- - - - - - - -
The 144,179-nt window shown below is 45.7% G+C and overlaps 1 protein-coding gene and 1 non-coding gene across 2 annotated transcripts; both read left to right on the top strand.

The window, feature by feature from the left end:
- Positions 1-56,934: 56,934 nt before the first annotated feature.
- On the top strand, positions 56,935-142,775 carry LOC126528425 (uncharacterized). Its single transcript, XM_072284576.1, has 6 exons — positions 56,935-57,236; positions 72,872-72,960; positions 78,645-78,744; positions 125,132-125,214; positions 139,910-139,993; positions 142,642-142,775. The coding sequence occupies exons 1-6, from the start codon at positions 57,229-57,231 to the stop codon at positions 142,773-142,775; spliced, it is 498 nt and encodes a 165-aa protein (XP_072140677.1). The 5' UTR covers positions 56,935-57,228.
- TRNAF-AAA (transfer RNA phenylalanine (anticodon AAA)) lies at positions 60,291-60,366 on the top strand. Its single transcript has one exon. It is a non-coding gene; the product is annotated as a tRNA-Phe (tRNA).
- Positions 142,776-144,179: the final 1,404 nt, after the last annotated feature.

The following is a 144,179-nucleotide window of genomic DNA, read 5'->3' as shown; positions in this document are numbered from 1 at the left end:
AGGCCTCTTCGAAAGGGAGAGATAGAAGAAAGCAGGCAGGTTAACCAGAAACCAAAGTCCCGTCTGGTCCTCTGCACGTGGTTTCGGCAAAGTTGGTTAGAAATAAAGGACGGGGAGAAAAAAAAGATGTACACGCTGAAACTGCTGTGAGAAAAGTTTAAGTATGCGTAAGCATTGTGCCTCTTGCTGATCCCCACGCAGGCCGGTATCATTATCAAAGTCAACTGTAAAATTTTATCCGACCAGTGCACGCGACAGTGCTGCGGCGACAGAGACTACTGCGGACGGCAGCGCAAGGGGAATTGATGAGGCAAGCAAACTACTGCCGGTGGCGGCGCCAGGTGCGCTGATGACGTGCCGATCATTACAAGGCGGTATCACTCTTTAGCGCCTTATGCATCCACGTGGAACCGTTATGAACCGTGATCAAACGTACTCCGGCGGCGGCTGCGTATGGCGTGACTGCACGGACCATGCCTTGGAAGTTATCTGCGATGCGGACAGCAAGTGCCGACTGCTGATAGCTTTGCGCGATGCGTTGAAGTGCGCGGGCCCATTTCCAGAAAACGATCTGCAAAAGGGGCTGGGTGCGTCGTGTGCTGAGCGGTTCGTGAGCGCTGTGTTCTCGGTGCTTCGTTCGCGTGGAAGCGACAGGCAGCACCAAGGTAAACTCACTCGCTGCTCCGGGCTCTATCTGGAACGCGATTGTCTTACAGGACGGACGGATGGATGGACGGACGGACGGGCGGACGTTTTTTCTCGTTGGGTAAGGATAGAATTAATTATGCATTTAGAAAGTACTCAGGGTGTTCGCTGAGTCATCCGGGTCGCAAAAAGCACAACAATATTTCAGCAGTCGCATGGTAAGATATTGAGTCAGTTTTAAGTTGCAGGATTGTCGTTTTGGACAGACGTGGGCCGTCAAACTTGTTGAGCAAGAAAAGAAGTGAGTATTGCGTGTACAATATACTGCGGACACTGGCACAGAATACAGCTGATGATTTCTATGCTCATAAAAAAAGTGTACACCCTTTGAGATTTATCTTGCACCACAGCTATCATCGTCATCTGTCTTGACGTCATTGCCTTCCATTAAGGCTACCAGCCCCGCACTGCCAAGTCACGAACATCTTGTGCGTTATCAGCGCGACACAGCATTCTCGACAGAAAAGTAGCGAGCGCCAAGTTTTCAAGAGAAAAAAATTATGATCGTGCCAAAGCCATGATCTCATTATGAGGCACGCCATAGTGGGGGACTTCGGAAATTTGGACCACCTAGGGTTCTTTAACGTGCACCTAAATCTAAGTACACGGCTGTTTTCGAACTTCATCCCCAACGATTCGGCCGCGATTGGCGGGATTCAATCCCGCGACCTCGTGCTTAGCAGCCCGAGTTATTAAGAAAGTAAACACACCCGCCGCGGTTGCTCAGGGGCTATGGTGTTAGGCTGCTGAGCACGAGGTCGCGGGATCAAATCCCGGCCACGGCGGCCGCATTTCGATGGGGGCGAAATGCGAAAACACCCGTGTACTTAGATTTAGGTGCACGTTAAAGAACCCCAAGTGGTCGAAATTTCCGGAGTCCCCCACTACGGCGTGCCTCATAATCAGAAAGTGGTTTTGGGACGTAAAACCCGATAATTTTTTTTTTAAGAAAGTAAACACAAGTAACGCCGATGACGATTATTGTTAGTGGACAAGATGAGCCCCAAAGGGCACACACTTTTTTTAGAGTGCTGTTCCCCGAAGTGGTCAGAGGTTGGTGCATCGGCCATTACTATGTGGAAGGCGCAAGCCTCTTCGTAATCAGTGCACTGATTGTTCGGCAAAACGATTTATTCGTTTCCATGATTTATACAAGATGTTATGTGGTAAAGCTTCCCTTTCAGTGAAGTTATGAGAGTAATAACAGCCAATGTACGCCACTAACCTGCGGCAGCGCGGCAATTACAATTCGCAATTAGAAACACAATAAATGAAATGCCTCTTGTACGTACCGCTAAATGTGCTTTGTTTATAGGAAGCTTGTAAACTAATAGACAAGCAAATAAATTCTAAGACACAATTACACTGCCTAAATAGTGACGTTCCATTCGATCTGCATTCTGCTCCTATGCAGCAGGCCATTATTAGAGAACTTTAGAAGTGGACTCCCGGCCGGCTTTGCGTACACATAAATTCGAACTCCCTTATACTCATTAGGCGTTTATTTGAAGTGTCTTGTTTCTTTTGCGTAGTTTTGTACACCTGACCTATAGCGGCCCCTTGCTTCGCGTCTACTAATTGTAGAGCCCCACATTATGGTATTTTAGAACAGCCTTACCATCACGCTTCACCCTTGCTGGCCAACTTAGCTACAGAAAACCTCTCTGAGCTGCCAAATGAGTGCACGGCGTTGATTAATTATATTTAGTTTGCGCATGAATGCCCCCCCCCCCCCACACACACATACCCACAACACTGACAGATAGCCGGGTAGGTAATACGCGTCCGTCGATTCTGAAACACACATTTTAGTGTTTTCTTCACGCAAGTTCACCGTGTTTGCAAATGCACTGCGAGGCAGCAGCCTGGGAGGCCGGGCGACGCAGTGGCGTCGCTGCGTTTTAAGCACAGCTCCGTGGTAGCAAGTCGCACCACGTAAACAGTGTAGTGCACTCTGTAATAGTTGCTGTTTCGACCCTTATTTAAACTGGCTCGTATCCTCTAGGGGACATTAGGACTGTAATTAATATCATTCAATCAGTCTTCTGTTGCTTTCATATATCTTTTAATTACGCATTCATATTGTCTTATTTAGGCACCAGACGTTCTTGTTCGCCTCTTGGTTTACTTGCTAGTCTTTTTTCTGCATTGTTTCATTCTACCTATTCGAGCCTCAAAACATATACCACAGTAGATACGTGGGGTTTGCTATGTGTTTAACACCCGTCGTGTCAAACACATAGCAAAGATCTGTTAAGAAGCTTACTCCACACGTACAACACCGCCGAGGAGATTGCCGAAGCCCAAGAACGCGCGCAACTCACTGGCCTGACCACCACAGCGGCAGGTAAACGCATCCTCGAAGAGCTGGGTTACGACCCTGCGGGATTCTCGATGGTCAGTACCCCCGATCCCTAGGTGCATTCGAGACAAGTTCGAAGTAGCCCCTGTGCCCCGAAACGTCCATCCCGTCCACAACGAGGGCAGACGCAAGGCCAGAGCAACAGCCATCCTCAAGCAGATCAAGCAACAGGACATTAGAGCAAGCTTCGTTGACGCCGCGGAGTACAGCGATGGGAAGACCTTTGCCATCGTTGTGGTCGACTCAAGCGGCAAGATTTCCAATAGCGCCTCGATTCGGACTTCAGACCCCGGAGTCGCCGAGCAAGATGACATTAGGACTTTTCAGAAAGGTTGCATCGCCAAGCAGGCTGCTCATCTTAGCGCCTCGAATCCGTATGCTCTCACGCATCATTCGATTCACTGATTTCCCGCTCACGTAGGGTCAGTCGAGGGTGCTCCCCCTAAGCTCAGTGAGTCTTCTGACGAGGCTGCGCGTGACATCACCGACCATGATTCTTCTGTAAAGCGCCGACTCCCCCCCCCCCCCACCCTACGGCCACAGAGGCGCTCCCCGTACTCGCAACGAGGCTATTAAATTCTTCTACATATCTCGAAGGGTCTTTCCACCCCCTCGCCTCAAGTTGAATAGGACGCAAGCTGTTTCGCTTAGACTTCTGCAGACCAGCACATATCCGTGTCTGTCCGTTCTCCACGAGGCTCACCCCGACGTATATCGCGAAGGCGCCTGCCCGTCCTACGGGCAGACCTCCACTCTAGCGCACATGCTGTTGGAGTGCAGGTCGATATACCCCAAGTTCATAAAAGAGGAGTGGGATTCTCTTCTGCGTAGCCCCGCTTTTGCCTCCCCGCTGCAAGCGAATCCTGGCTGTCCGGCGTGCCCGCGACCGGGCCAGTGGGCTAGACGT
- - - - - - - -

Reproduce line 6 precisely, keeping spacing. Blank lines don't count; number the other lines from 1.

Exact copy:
- Positions 142,776-144,179: the final 1,404 nt, after the last annotated feature.